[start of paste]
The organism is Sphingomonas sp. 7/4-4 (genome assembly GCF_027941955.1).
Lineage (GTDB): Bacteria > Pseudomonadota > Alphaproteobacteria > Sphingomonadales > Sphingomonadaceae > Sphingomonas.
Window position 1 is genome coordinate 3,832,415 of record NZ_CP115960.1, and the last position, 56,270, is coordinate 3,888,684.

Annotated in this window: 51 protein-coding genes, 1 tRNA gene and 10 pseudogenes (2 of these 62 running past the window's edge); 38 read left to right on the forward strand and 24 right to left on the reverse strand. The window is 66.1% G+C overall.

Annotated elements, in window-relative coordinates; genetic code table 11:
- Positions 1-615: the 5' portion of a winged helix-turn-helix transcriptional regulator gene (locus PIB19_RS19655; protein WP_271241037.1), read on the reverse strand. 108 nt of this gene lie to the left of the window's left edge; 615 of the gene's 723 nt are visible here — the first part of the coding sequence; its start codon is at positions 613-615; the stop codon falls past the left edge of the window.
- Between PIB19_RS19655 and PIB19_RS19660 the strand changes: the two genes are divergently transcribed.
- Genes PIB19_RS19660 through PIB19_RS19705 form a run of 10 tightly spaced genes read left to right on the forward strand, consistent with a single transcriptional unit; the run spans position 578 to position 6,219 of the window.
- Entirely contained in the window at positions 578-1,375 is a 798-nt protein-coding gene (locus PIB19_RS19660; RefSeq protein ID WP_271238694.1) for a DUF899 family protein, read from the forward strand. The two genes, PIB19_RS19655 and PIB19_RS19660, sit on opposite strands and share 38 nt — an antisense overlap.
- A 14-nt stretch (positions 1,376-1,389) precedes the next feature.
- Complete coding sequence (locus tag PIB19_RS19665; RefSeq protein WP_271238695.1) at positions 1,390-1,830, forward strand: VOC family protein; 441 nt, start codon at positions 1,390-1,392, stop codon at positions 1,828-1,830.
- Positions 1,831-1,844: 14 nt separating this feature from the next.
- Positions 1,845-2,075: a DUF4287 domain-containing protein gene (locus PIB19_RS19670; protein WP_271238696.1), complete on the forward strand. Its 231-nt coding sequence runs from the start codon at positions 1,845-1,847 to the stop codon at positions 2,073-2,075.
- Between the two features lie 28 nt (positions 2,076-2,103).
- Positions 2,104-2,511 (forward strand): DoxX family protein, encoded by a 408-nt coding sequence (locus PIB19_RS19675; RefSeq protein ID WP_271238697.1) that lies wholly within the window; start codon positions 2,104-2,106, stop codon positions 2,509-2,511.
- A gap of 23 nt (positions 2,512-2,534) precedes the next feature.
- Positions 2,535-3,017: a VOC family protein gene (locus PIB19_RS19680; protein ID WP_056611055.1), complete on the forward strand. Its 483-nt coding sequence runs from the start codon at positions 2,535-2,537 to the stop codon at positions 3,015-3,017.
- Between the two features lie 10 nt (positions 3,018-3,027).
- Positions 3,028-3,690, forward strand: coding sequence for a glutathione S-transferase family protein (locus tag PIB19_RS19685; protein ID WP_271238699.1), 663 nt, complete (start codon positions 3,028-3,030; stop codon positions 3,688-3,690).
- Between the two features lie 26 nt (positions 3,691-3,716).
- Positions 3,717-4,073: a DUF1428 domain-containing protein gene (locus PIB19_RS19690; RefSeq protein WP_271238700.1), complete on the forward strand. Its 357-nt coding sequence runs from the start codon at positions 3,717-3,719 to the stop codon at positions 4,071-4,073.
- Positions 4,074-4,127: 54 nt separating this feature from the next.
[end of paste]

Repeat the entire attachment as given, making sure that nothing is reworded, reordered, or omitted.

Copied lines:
The organism is Sphingomonas sp. 7/4-4 (genome assembly GCF_027941955.1).
Lineage (GTDB): Bacteria > Pseudomonadota > Alphaproteobacteria > Sphingomonadales > Sphingomonadaceae > Sphingomonas.
Window position 1 is genome coordinate 3,832,415 of record NZ_CP115960.1, and the last position, 56,270, is coordinate 3,888,684.

Annotated in this window: 51 protein-coding genes, 1 tRNA gene and 10 pseudogenes (2 of these 62 running past the window's edge); 38 read left to right on the forward strand and 24 right to left on the reverse strand. The window is 66.1% G+C overall.

Annotated elements, in window-relative coordinates; genetic code table 11:
- Positions 1-615: the 5' portion of a winged helix-turn-helix transcriptional regulator gene (locus PIB19_RS19655; protein WP_271241037.1), read on the reverse strand. 108 nt of this gene lie to the left of the window's left edge; 615 of the gene's 723 nt are visible here — the first part of the coding sequence; its start codon is at positions 613-615; the stop codon falls past the left edge of the window.
- Between PIB19_RS19655 and PIB19_RS19660 the strand changes: the two genes are divergently transcribed.
- Genes PIB19_RS19660 through PIB19_RS19705 form a run of 10 tightly spaced genes read left to right on the forward strand, consistent with a single transcriptional unit; the run spans position 578 to position 6,219 of the window.
- Entirely contained in the window at positions 578-1,375 is a 798-nt protein-coding gene (locus PIB19_RS19660; RefSeq protein ID WP_271238694.1) for a DUF899 family protein, read from the forward strand. The two genes, PIB19_RS19655 and PIB19_RS19660, sit on opposite strands and share 38 nt — an antisense overlap.
- A 14-nt stretch (positions 1,376-1,389) precedes the next feature.
- Complete coding sequence (locus tag PIB19_RS19665; RefSeq protein WP_271238695.1) at positions 1,390-1,830, forward strand: VOC family protein; 441 nt, start codon at positions 1,390-1,392, stop codon at positions 1,828-1,830.
- Positions 1,831-1,844: 14 nt separating this feature from the next.
- Positions 1,845-2,075: a DUF4287 domain-containing protein gene (locus PIB19_RS19670; protein WP_271238696.1), complete on the forward strand. Its 231-nt coding sequence runs from the start codon at positions 1,845-1,847 to the stop codon at positions 2,073-2,075.
- Between the two features lie 28 nt (positions 2,076-2,103).
- Positions 2,104-2,511 (forward strand): DoxX family protein, encoded by a 408-nt coding sequence (locus PIB19_RS19675; RefSeq protein ID WP_271238697.1) that lies wholly within the window; start codon positions 2,104-2,106, stop codon positions 2,509-2,511.
- A gap of 23 nt (positions 2,512-2,534) precedes the next feature.
- Positions 2,535-3,017: a VOC family protein gene (locus PIB19_RS19680; protein ID WP_056611055.1), complete on the forward strand. Its 483-nt coding sequence runs from the start codon at positions 2,535-2,537 to the stop codon at positions 3,015-3,017.
- Between the two features lie 10 nt (positions 3,018-3,027).
- Positions 3,028-3,690, forward strand: coding sequence for a glutathione S-transferase family protein (locus tag PIB19_RS19685; protein ID WP_271238699.1), 663 nt, complete (start codon positions 3,028-3,030; stop codon positions 3,688-3,690).
- Between the two features lie 26 nt (positions 3,691-3,716).
- Positions 3,717-4,073: a DUF1428 domain-containing protein gene (locus PIB19_RS19690; RefSeq protein WP_271238700.1), complete on the forward strand. Its 357-nt coding sequence runs from the start codon at positions 3,717-3,719 to the stop codon at positions 4,071-4,073.
- Positions 4,074-4,127: 54 nt separating this feature from the next.